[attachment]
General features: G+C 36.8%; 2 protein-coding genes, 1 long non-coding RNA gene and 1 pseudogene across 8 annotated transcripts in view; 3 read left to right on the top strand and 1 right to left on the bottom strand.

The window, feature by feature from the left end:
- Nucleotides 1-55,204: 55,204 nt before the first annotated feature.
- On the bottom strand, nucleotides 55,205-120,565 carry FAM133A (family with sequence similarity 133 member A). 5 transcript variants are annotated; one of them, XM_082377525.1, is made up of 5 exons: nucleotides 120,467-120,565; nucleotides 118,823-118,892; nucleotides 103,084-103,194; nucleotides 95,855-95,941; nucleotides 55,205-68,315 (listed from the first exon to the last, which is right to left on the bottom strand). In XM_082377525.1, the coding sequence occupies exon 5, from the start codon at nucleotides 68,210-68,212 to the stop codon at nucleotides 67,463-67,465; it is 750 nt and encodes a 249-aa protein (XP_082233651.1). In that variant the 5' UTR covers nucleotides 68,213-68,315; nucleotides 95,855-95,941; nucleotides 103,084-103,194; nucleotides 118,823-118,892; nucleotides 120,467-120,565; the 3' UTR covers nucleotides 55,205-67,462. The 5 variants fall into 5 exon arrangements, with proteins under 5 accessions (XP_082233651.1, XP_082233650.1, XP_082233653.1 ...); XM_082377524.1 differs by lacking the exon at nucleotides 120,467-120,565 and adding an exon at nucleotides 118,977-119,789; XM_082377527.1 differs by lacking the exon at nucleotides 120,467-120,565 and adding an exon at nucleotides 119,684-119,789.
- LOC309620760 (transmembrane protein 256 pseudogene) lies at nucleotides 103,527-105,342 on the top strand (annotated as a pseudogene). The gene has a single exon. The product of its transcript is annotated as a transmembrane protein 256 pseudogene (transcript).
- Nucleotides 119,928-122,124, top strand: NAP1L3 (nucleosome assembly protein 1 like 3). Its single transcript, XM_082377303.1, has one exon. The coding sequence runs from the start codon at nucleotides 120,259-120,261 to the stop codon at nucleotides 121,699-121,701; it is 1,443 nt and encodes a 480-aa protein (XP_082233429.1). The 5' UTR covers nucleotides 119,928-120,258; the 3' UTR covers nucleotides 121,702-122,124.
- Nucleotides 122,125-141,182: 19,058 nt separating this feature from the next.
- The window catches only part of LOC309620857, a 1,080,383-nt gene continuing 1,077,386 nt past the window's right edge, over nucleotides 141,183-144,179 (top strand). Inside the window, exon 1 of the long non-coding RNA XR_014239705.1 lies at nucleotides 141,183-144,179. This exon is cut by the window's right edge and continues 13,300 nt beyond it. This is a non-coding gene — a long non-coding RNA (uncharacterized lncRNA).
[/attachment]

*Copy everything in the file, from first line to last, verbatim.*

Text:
General features: G+C 36.8%; 2 protein-coding genes, 1 long non-coding RNA gene and 1 pseudogene across 8 annotated transcripts in view; 3 read left to right on the top strand and 1 right to left on the bottom strand.

The window, feature by feature from the left end:
- Nucleotides 1-55,204: 55,204 nt before the first annotated feature.
- On the bottom strand, nucleotides 55,205-120,565 carry FAM133A (family with sequence similarity 133 member A). 5 transcript variants are annotated; one of them, XM_082377525.1, is made up of 5 exons: nucleotides 120,467-120,565; nucleotides 118,823-118,892; nucleotides 103,084-103,194; nucleotides 95,855-95,941; nucleotides 55,205-68,315 (listed from the first exon to the last, which is right to left on the bottom strand). In XM_082377525.1, the coding sequence occupies exon 5, from the start codon at nucleotides 68,210-68,212 to the stop codon at nucleotides 67,463-67,465; it is 750 nt and encodes a 249-aa protein (XP_082233651.1). In that variant the 5' UTR covers nucleotides 68,213-68,315; nucleotides 95,855-95,941; nucleotides 103,084-103,194; nucleotides 118,823-118,892; nucleotides 120,467-120,565; the 3' UTR covers nucleotides 55,205-67,462. The 5 variants fall into 5 exon arrangements, with proteins under 5 accessions (XP_082233651.1, XP_082233650.1, XP_082233653.1 ...); XM_082377524.1 differs by lacking the exon at nucleotides 120,467-120,565 and adding an exon at nucleotides 118,977-119,789; XM_082377527.1 differs by lacking the exon at nucleotides 120,467-120,565 and adding an exon at nucleotides 119,684-119,789.
- LOC309620760 (transmembrane protein 256 pseudogene) lies at nucleotides 103,527-105,342 on the top strand (annotated as a pseudogene). The gene has a single exon. The product of its transcript is annotated as a transmembrane protein 256 pseudogene (transcript).
- Nucleotides 119,928-122,124, top strand: NAP1L3 (nucleosome assembly protein 1 like 3). Its single transcript, XM_082377303.1, has one exon. The coding sequence runs from the start codon at nucleotides 120,259-120,261 to the stop codon at nucleotides 121,699-121,701; it is 1,443 nt and encodes a 480-aa protein (XP_082233429.1). The 5' UTR covers nucleotides 119,928-120,258; the 3' UTR covers nucleotides 121,702-122,124.
- Nucleotides 122,125-141,182: 19,058 nt separating this feature from the next.
- The window catches only part of LOC309620857, a 1,080,383-nt gene continuing 1,077,386 nt past the window's right edge, over nucleotides 141,183-144,179 (top strand). Inside the window, exon 1 of the long non-coding RNA XR_014239705.1 lies at nucleotides 141,183-144,179. This exon is cut by the window's right edge and continues 13,300 nt beyond it. This is a non-coding gene — a long non-coding RNA (uncharacterized lncRNA).